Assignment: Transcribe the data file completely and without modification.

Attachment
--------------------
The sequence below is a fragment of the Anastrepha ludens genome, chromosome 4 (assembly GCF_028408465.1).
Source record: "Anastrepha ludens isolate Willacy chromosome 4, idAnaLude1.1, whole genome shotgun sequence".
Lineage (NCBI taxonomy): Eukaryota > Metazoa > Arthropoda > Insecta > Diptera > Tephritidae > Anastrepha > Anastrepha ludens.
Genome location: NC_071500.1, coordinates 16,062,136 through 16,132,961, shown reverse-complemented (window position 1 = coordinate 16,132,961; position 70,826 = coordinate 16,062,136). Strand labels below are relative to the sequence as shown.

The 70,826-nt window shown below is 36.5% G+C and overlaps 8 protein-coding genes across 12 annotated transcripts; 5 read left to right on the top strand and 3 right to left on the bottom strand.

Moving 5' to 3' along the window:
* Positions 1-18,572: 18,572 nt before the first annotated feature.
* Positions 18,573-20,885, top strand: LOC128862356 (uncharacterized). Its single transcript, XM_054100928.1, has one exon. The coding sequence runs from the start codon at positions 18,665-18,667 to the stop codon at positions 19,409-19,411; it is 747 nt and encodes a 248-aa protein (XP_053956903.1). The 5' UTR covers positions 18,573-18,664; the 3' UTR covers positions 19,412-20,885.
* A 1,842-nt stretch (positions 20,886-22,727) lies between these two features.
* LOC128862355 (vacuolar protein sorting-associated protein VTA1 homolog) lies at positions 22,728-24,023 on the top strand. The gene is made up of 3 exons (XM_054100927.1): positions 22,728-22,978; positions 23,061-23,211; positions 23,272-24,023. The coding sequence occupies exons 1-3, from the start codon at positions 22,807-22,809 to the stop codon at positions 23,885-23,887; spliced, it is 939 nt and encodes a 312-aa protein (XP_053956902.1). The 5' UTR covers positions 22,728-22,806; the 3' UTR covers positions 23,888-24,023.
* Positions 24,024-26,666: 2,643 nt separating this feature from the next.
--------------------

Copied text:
The sequence below is a fragment of the Anastrepha ludens genome, chromosome 4 (assembly GCF_028408465.1).
Source record: "Anastrepha ludens isolate Willacy chromosome 4, idAnaLude1.1, whole genome shotgun sequence".
Lineage (NCBI taxonomy): Eukaryota > Metazoa > Arthropoda > Insecta > Diptera > Tephritidae > Anastrepha > Anastrepha ludens.
Genome location: NC_071500.1, coordinates 16,062,136 through 16,132,961, shown reverse-complemented (window position 1 = coordinate 16,132,961; position 70,826 = coordinate 16,062,136). Strand labels below are relative to the sequence as shown.

The 70,826-nt window shown below is 36.5% G+C and overlaps 8 protein-coding genes across 12 annotated transcripts; 5 read left to right on the top strand and 3 right to left on the bottom strand.

Moving 5' to 3' along the window:
* Positions 1-18,572: 18,572 nt before the first annotated feature.
* Positions 18,573-20,885, top strand: LOC128862356 (uncharacterized). Its single transcript, XM_054100928.1, has one exon. The coding sequence runs from the start codon at positions 18,665-18,667 to the stop codon at positions 19,409-19,411; it is 747 nt and encodes a 248-aa protein (XP_053956903.1). The 5' UTR covers positions 18,573-18,664; the 3' UTR covers positions 19,412-20,885.
* A 1,842-nt stretch (positions 20,886-22,727) lies between these two features.
* LOC128862355 (vacuolar protein sorting-associated protein VTA1 homolog) lies at positions 22,728-24,023 on the top strand. The gene is made up of 3 exons (XM_054100927.1): positions 22,728-22,978; positions 23,061-23,211; positions 23,272-24,023. The coding sequence occupies exons 1-3, from the start codon at positions 22,807-22,809 to the stop codon at positions 23,885-23,887; spliced, it is 939 nt and encodes a 312-aa protein (XP_053956902.1). The 5' UTR covers positions 22,728-22,806; the 3' UTR covers positions 23,888-24,023.
* Positions 24,024-26,666: 2,643 nt separating this feature from the next.